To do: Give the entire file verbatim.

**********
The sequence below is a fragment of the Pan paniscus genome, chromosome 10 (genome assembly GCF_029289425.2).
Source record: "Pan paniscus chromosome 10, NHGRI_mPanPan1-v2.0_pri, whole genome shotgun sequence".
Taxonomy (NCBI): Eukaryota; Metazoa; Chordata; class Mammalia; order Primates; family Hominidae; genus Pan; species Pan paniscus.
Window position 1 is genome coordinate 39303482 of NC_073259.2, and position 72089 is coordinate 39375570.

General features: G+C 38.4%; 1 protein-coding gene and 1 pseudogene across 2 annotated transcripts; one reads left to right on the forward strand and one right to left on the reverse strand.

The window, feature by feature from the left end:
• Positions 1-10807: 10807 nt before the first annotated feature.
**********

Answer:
The sequence below is a fragment of the Pan paniscus genome, chromosome 10 (genome assembly GCF_029289425.2).
Source record: "Pan paniscus chromosome 10, NHGRI_mPanPan1-v2.0_pri, whole genome shotgun sequence".
Taxonomy (NCBI): Eukaryota; Metazoa; Chordata; class Mammalia; order Primates; family Hominidae; genus Pan; species Pan paniscus.
Window position 1 is genome coordinate 39303482 of NC_073259.2, and position 72089 is coordinate 39375570.

General features: G+C 38.4%; 1 protein-coding gene and 1 pseudogene across 2 annotated transcripts; one reads left to right on the forward strand and one right to left on the reverse strand.

The window, feature by feature from the left end:
• Positions 1-10807: 10807 nt before the first annotated feature.